Ashleigh – I like being the Class Rep. We are the spokespeople for the rest of the class in college, so if they have anything they want to ask or have any worries, they can speak to us first if they want to, and we’ll speak to the lecturers on their behalf.
Adam – It’s just different at college. You learn lots more about the different sides of hospitality, like cooking, serving and practical skills. We’re more responsible for our own work here.


What are your ambitions?

Ashleigh – I enjoy cooking at home and I know that once I leave school I really want to work in the hospitality industry. I want to try a bit of everything, and just really get the experience I need.
Adam – I see myself working back of house, in the kitchens as a chef. Just really see myself working in the hospitality industry now.
We will catch up with Ashleigh and Adam in February to find out how they are progressing on the course.

School-College Partnership Programme: Jacob Adamson on Performing Engineering Operations

We want to talk to you about our School-College Partnership Programme. Or rather, let the pupils talk to you about it.

This year S4, S5 and S6 pupils from across Ayrshire are able to enhance their employability and progression pathways by attending a college course that complements their school subjects.

Qualifications on offer include Skills for Work, National Progression Awards, National Certificates and National Qualifications. 

We’ll be following the progress of a number of pupils – who are studying a range of courses – at different stages of the programme to show how the College’s partnership with Ayrshire secondary schools works, and how coming to college while you’re at school could work for you (or if you’re a parent reading this – your daughter/son).

16-year-old Jacob Adamson from St. Matthew’s Academy is first up to give us his initial impressions of his Performing Engineering Operations course at the Skills Centre of Excellence in Irvine. This qualification underpins the new Engineering Foundation Apprenticeship.


First of all Jacob, why did you choose the Performing Engineering Operations (PEO) course?

Mainly because I’m interested in engineering – especially electrical engineering. I thought this would be the best place for me to work towards getting an apprenticeship.

How were you made aware of the PEO?

It was actually my Mum, who works at the College, who first made me aware of it. I talked it over through the school with guidance teachers and we decided that this was the best route for me.

Talk to me about the course. What have you been doing so far?

We’re in two days a week from 9am to 3/4pm depending on how much work we’re getting through.

On Thursdays it’s mainly electrical work and then on Fridays it’s a lot of metalwork and computing, which is when we plan the technical parts of the course and also work on our CVs.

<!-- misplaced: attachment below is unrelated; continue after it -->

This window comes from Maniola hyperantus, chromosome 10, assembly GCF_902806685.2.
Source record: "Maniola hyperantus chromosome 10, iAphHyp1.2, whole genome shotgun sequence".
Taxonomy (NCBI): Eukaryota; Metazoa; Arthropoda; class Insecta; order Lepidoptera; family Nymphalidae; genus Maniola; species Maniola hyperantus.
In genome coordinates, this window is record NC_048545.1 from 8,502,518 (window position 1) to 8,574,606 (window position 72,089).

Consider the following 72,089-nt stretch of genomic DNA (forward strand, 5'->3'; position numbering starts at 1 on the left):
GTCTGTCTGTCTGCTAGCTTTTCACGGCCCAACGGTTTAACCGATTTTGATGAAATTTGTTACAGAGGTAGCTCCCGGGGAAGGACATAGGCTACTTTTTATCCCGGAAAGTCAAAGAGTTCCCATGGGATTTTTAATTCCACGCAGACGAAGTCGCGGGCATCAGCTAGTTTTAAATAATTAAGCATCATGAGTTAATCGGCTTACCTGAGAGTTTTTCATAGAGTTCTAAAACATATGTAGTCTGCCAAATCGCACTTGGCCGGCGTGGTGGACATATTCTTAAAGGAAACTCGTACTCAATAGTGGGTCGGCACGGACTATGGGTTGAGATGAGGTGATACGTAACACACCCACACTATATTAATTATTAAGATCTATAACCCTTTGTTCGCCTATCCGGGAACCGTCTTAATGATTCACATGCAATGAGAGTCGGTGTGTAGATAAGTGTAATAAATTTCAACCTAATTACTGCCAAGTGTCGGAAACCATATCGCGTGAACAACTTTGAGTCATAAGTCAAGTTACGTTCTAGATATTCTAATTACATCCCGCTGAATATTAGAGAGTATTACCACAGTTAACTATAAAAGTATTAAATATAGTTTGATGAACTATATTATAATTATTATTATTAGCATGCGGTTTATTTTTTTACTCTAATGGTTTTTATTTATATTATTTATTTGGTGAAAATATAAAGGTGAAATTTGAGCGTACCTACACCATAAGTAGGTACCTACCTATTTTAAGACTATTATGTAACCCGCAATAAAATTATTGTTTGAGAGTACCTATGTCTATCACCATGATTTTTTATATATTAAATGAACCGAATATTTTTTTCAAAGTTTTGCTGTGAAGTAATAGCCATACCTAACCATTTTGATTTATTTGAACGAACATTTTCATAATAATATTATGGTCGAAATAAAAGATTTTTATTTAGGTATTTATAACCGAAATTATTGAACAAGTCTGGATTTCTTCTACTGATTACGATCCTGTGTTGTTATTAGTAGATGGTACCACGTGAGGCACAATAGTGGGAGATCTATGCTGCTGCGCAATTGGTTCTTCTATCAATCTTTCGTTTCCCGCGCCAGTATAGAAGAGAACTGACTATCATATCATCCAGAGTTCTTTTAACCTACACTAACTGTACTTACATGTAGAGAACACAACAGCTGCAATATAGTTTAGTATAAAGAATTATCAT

For the electronic tasks we’re learning how to wire up sockets, plugs and switches and learning how they work. It’s very interesting and useful to know – even just for using in your own house.

The metalwork has predominantly been showing us how to use the hammer, the hacksaw and some filing work.


What have you enjoyed the most?

Although the metalwork is great fun I’d say the electrical work is my favourite part of the course.

But also meeting new people and having that extra responsibility. It’s great – I love everything about it really.

What’s been the most challenging aspect?

I’ve not struggled with much but I would definitely say the metalwork is the hardest work, where the most effort needs to be put in.

Have you had any previous experience of these tasks at school?

I did some technical drawing in graphic communications during fourth year and I’ve also done the basic technical class where we made wooden boxes and things like that. That’s similar but here it’s a lot more specific.

How does attending the PEO work with attending school?


Well I sat five highers last year but this year I’m only doing two, which helps. Some of my classmates are sitting three or four subjects but I’m really happy to sit the two as I find that I’m enjoying the two days at the College and my school work is going great.

How does college compare to school?

You seem to get a lot more freedom in the College. If you’re feeling like a break, and everyone agrees, then they’ll let you take one. It feels like you’ve got a lot more responsibility whereas in school you know exactly what you’re doing all of the time. I don’t think there’s much pressure at school but here you’ve got to ensure you’re doing a good job and you’ve got that extra responsibility – which I enjoy.

The lecturers have a different approach to teachers too.

How many are in your class?

There are 11 of us in the PEO class. I’m the only one from St. Matthew’s Academy, the others are from Irvine Royal Academy and Kilwinning Academy.


What are your ambitions?

I want an apprenticeship once I’ve finished this year. I’ve been looking everywhere to find out what my options are – like Hunterston B Power Station, the Merchant Navy, oil rigs or with a local company. I’m just looking into everything. I know that an apprenticeship is what I’m looking to do.

We will catch up with Jacob in February to find out how he is progressing on the course, where we will also film each of our case study pupils for a promotional video.